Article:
When I first gave birth to Marko, I was given the opportunity to attempt breastfeeding for the very first time with the help of a very kind nurse who was terribly patient and knew exactly how to instruct a very flustered and still shaky new mother. She helped guide his little mouth as he latched on, bringing comfort to what must have felt like chaos for this new little guy. Breastfeeding is supposed to be instinctual and very natural, is it not? Little did I know, this would be the beginning of a very trying time for both myself and my new tiny human.
I understood the science behind it. I read the books, attended the classes, and had set my goals when it came to motherhood: breast is best — my baby would get nothing but for the next six months.
Shortly after his birth, Marko developed severe jaundice and was admitted to the hospital’s NICU for a week. His little body was sheltered within an incubator, ultraviolet lights shining down on him to reduce his bilirubin levels. I was permitted ten to fifteen minute intervals every few hours to hold and feed him.
Yet I couldn’t. He wouldn’t latch. I remember sitting in the NICU, my husband and a nurse standing over head, sweating as I nervously tried to hold my newborn and complete the “simple” task of feeding. Marko was too lethargic to suck and I was an emotional mess. After several attempts, the nurse kindly instructed me to begin pumping so they can at least feed him the milk through a tube snaked through his nose. I walked back to my room, cried and did as I was told.
For the next month, I would sit with my pump in hand every three hours and extract as much milk as I could. I must have been lucky because I produced lots and quickly filled my freezer with bags upon bags of liquid gold. In the midst of all this, I visited with a couple of lactation consultants and even had an emergency call via Skype with one when I feared I was losing my milk during his six week growth spurt (she assured me I wasn’t!). I worked hard at it, and as I started to build some confidence, he eventually latched. I was thrilled! We had gotten past the hump and now I was successfully feeding my child. Well, kind of.
You see, during all this nursing ordeal, I also had what I thought was a colicky baby. He cried and cried and cried and cried and cried. He would also spit up, arch his back and scream during and after every feed. What was I doing wrong? I was stumped (and emotionally drained/exhausted/hungry/hormonal).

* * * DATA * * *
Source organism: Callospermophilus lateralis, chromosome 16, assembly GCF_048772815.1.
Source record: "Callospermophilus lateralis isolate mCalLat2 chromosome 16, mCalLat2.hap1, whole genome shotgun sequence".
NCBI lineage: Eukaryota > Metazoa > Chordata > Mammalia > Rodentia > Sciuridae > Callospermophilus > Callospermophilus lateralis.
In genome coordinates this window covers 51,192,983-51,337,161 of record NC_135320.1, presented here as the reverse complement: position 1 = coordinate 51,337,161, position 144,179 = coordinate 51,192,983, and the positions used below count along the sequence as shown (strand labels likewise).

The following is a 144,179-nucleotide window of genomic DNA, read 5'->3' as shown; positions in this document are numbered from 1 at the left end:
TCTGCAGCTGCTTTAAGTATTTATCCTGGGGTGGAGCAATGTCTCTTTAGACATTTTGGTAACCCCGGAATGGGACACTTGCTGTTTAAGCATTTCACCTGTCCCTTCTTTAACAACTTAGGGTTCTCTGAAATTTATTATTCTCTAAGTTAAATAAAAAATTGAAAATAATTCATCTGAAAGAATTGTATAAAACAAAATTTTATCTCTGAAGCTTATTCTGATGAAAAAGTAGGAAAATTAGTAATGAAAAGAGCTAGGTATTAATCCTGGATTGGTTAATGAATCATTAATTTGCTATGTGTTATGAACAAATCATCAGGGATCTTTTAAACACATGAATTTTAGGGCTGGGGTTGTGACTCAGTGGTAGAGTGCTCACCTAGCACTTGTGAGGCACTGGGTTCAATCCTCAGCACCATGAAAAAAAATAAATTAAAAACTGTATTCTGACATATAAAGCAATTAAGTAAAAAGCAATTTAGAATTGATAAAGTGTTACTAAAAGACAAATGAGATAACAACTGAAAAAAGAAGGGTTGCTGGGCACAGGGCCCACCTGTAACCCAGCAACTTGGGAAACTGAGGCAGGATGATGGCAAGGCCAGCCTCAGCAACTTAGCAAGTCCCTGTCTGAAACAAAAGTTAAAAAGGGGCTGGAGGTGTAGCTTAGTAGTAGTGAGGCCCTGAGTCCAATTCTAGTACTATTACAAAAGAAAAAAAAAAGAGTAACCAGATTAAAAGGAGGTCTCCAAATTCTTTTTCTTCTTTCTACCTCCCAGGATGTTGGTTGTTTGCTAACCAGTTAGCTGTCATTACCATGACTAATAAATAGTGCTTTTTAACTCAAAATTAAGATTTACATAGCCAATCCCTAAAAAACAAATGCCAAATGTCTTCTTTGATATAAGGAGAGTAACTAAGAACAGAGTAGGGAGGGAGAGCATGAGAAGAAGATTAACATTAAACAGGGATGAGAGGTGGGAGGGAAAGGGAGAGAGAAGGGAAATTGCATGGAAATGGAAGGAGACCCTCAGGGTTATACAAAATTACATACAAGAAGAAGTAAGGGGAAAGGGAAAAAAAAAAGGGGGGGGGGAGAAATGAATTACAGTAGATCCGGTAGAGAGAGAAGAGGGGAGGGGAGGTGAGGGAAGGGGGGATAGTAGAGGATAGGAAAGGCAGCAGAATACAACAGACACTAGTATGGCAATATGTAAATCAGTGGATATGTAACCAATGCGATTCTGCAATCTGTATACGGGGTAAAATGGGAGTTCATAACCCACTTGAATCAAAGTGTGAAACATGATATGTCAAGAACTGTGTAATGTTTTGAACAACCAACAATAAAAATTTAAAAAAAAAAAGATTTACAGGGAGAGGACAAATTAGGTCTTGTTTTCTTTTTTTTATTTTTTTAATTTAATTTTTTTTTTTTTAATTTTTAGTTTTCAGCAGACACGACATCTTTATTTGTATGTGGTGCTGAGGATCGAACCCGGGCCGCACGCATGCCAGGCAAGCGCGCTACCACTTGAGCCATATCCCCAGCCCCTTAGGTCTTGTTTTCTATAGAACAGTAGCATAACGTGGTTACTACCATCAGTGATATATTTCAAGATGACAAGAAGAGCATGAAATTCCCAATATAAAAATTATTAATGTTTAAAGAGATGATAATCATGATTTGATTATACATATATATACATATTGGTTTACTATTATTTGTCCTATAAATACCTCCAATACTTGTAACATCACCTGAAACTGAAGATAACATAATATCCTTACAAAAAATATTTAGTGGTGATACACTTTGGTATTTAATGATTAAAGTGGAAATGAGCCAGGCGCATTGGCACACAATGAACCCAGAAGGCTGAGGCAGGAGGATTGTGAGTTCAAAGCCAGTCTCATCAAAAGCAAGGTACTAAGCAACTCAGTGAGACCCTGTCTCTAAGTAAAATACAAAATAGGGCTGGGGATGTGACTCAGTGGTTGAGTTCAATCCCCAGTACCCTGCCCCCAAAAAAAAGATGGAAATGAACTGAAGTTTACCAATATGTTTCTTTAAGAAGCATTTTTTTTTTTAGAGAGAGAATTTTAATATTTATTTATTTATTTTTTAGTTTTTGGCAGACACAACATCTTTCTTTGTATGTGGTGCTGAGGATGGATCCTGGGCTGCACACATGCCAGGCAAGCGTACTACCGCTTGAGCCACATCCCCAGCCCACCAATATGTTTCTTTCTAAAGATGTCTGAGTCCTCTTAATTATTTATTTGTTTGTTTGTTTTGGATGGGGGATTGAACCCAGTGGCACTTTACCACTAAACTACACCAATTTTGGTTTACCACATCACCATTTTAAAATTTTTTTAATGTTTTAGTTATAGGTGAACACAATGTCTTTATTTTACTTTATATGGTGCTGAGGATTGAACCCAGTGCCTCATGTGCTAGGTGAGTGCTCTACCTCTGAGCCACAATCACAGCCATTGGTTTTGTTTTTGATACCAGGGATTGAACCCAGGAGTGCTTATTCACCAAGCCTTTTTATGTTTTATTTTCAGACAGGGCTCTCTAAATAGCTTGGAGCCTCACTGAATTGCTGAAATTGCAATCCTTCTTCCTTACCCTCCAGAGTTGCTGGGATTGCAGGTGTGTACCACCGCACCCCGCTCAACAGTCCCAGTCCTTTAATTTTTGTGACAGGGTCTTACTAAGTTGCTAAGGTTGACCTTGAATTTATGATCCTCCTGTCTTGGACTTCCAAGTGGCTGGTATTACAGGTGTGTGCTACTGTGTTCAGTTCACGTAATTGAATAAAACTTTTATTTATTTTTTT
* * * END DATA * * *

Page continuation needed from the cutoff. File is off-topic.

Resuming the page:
After several back and forth visits with his paediatrician over the course of three months, we finally came to realize that my poor little guy was suffering of acid reflux and an intolerance to cow milk. For every step forward, it seemed like I was taking a few steps back. But what could I do? I wanted to breastfeed and breastfeed I would. I cut out all form of dairy from my diet and after a couple of weeks I began to notice a remarkable change in my baby’s behaviour. He was calmer. He wasn’t screaming after every feed. I had succeeded!
I was thrilled to watch my son finally begin to thrive. He was no longer yellow in colour, no longer arching his back, his dirty diapers seemed normal and the eczema on his skin began to clear up. Yet, I was feeling sorry for myself. What would I do with all those bags of milk that I had stored in my freezer? All that hard work of pumping at all hours of the night were now gone to waste, all thanks to my cheese-yogurt-latte filled diet I once consumed. I just didn’t have the heart to toss it down the sink.
While discussing my dilemma with a few women, I was made aware of a group called Human Milk 4 Human Babies. Founded in 2010, it is a global network providing families in need of breastmilk a means to connect with women willing to donate. I couldn’t feed my own son the milk but I would be able to help another mother out. Within a day, I was able to connect with a woman in my city and donate my bags of milk to help feed her 10-day-old daughter while she worked on increasing her low supply.
I can honestly say, the feeling I got from knowing that all my hard work ended up feeding not only my own child but someone else’s was worth every single sacrifice and tear shed. Breastfeeding doesn’t always work out for everyone and it certainly isn’t easy. At least not for me. I’m grateful that these networks exist and that women feel comfortable enough to share something so intimate with one another. Talk about a community!
I’m proud to say, I’m eight months into breastfeeding and have grown to love every minute of it. It was hard work but it paid off in ways I never thought it would!